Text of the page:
PORTLAND, Ore. — Many families are getting ready to travel or host get-togethers for the coming Passover and Easter holidays — and while it may feel like things are starting to get back to a somewhat normal state, COVID-19 is still around.
On Tuesday, KGW caught up with Dr. Peter Graven at Oregon Health & Science University (OHSU), the lead data scientist who provides Oregon state COVID forecasts, for some insight on what we can expect in the coming weeks.
For more than two months Oregon had been seeing a decline in cases, but that’s starting to change. With COVID-19 restrictions loosened, health officials say case rates are starting to tick up in Oregon and in nearly half the country.
“We are seeing signs of some increase. So I think, you know, we are probably going to have another sort of wave now,” said Graven.
While "wave" sounds like the kind of overwhelming surge that Oregon has seen several times before, Graven said that a wave involving the omicron BA.2 subvariant could be different.
“It is more transmissible than the previous one, but your immunity will hold from if you've been previously infected with BA.1 — and if you've been boosted recently you should have some protection,” Graven said.
BA.2 has lately become the dominant strain in Europe, Graven said. The subvariant has now also become the dominant strain in the United States, with hotspots across the country. In the northeast, Philadelphia just reinstated its indoor mask mandate due to increasing cases. The subvariant is dominant in Washington and, according to Graven, that's also the case in Oregon.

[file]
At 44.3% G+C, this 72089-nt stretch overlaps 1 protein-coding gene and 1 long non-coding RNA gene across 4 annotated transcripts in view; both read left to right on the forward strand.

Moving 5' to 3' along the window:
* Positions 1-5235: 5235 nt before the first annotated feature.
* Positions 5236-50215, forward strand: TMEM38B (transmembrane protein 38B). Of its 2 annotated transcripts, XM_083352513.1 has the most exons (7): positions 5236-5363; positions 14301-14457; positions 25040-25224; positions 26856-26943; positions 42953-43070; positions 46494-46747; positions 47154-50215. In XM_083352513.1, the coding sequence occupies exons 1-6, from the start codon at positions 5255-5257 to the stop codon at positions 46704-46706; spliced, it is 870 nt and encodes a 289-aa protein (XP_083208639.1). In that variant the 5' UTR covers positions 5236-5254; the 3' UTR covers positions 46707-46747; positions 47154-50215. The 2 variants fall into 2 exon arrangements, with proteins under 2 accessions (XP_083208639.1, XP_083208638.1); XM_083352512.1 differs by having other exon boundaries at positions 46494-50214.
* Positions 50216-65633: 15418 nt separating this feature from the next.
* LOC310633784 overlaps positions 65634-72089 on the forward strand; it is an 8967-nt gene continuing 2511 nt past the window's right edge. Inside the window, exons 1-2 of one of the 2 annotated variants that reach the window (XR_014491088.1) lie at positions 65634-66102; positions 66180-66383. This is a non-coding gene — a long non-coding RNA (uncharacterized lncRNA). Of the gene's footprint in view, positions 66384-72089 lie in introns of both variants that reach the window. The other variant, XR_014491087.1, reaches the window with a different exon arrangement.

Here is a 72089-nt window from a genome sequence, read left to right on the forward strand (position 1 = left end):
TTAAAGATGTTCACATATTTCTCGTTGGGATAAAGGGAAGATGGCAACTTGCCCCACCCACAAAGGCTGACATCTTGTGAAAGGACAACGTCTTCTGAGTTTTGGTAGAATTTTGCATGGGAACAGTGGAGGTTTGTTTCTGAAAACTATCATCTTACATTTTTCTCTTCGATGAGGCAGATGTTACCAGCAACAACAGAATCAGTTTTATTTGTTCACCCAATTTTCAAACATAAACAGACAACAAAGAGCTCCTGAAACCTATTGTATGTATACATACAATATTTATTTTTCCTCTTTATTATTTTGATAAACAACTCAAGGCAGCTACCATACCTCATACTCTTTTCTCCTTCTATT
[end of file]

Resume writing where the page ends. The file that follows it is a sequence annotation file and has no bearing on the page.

“What I'm expecting is probably a doubling to a tripling in case rate over the next month or two,” said Graven.
But Graven said that’s not necessarily cause for panic, since BA.2 doesn’t seem to be causing a surge of hospitalizations.
“If infections are happening and people are able to take care of them at home, that's usually a good sign that we've done our things, including getting vaccinated and other preventive measures,” Graven said.
With the Easter and Passover holidays approaching, the nation’s top infectious disease expert, Dr. Anthony Fauci weighed in this week as well.
“Each individual is going to have to make their calculation of the amount of risk that they want to take in going to indoor dinners and in going to functions,” Fauci said.
National health experts have also said it’s important to keep perspective, and to be careful but not excessively concerned.
Still, doctors say people with a high risk of complications should be more aware of the increase in cases around them.
Some have wondered how likely it is that a mask mandate may be restored.
Graven said that if cases go up quickly, it might mean that a mask mandate would be back on the table — or, he said, more people may also choose to wear masks on their own.
Last month, Oregon Health Authority Director Patrick Allen didn’t rule out the possibility of reinstating a mask mandate or other statewide restrictions if a future COVID surge threatened hospital capacity.